Workers shifting to 4-day week to save gasoline
By Andrea HopkinsThu May 29, 4:07 PM ET
When Ohio's Kent State University offered custodial staff the option of working four days a week instead of five to cut commuting costs, most jumped at the chance, part of a U.S. trend aimed at combating soaring gasoline prices.
"We offered it to 94 employees and 78 have taken us up on it," said university spokesman Scott Rainone.
The reason is simple: rising gas prices and a desire to retain good workers. And while so far only the university's custodians are eligible, Rainone hopes the option will be offered to all departments -- including his own.
"In our office, we have people who travel anywhere from five or six miles to a couple who are on the road 45 to 50 minutes," Rainone said. "As the price of gas rises, the level of grumbling rises."
Regular gasoline averages $3.94 a gallon in the United States, up 33 cents in the past month and 88 cents since the beginning of the year, the Energy Information Administration said this week.
The federal government has offered four-day workweeks to eligible employees for years as part of a flexible work program that also includes telecommuting.
But the surge in gasoline prices is pushing more private employers as well as local governments to offer a four-day week as a perk that eliminates two commutes a week.
Staff at Neighborhood Development Services in rural northeastern Ohio were talking about quitting to find work closer to their homes when executive director Dave Vaughan stepped in with offers to compress their work week.
"I didn't want to lose people," Vaughan said of the program, which more than half of his 19 employees began last week. "In rural areas like we are, gas price increases are more challenging because we don't have the mass transit alternative -- we can't jump on a bus or take a train."
Eventually, Vaughan hopes to close the office one day a week, further reducing energy costs.
In America's struggling automaking heartland, the shorter workweek offers employers a way of rewarding employees when the budget does not allow a salary increase, said Oakland County, Michigan, executive L. Brooks Patterson.
"By allowing employees to work four 10-hour days it will save them 20 percent on their commute costs and ease the financial pinch of filling up their cars," said Patterson, who last week proposed the compressed week for county workers.
Gasoline prices have begun altering U.S. commutes in many ways, a survey released on Thursday showed.
Some 44 percent of respondents said they have changed the way they commute -- doing things such as sharing a ride or driving a more fuel-efficient car -- or are working from home or looking for a closer job in order to reduce gasoline costs, according to staffing services company Robert Half International. That's up from 34 percent two years ago.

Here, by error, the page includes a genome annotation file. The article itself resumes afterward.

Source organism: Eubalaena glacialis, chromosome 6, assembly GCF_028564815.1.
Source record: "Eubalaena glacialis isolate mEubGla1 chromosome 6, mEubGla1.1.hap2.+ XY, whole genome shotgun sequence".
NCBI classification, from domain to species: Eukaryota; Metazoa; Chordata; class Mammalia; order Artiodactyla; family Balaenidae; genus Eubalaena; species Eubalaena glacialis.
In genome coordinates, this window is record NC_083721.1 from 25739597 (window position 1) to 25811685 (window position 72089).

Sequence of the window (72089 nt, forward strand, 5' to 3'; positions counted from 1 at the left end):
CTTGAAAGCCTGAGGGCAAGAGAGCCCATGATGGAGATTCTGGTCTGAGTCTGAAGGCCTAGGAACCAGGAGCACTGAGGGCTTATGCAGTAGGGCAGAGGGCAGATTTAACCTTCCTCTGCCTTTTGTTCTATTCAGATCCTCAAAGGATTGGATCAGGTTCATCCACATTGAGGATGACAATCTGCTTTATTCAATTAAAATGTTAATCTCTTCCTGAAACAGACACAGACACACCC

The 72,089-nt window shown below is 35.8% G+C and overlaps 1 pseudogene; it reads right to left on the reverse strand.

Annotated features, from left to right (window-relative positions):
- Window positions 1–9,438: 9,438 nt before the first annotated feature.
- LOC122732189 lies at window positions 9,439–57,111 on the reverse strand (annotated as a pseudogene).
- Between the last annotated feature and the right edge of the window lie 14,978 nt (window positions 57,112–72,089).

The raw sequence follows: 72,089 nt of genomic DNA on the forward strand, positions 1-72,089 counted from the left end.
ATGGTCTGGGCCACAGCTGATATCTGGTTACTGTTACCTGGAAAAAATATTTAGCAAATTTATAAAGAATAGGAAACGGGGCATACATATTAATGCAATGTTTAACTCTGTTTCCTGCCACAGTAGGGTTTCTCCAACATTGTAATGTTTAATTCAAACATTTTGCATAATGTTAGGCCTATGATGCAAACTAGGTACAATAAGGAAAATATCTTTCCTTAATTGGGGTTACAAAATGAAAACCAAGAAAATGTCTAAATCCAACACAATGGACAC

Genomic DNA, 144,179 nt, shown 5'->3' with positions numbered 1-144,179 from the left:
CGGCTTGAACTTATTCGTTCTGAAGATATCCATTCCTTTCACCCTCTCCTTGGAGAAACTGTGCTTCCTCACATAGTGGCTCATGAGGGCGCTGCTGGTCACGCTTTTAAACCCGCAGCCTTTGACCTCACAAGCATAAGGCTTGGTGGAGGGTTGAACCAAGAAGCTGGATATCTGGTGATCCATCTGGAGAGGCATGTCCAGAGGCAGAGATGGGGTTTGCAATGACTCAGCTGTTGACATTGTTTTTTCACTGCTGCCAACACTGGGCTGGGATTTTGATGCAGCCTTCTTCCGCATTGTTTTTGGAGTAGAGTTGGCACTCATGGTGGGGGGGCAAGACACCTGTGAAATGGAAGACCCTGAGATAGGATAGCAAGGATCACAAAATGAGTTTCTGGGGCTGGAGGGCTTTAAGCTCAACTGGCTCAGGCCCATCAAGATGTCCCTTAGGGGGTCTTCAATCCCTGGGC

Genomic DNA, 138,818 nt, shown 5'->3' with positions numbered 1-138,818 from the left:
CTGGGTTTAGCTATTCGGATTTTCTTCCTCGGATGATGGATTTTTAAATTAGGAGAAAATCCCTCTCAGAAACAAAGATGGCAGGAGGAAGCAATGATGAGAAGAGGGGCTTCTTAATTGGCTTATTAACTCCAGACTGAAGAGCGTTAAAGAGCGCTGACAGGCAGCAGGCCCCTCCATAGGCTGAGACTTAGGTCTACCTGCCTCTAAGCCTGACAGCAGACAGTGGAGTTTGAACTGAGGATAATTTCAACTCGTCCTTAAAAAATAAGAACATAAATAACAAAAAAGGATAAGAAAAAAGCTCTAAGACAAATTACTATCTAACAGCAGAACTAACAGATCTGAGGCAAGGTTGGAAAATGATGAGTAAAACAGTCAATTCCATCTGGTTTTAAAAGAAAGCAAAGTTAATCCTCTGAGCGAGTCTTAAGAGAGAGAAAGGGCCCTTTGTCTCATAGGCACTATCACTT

On New York's Long Island, Suffolk County legislator Wayne Horsley also has proposed employees have the option of working four 10-hour shifts, rather than five eight-hour shifts, saying it would save 461 barrels of oil in a 120-day pilot project.
"This is a gasoline-driven proposition and we're looking to change people's long term philosophies of life," Horsley said.
The program, termed Operation Sunshine, will cut gasoline costs for workers who drive an average round trip of 32 miles to work. It also aims to cut the county's energy bill by having fewer employees in the office at a time, Horsley said.
In Oklahoma, a resolution is pending before the state legislature encouraging state agencies to implement flexible work schedules that would allow the four-day workweek.
"State employees are on fixed budgets and they are not usually the most highly paid in our society," said State Sen. Earl Garrison, a Democrat, who sponsored the measure.
Some schools, including community colleges in rural areas where commutes are long and public transportation is scarce, already have plans to drop a day of classes, usually Fridays.
The school district in Marietta, Georgia, a city north of Atlanta, institutes a four-day week during June and July when schools are out and it is mostly administrative staff who are working, saving on air conditioning and water in addition to commuting costs for employees, said Thomas Algarin, director of communications at Marietta City Schools.
But a four-day workweek brings problems too. The state government in Ohio is bucking the national trend and canceling an 8-year-old policy that allowed a compressed workweek.
"There were just too many vacant seats on Friday," said Ron Sylvester, a spokesman for the Ohio Department of Administrative Services.
(Additional reporting by Karen Pierog in Chicago, Kevin Krolicki in Detroit, Marcy Nicholson in New York, Matthew Bigg in Atlanta and Tom Doggett in Washington; Editing by Bill Trott and David Wiessler)
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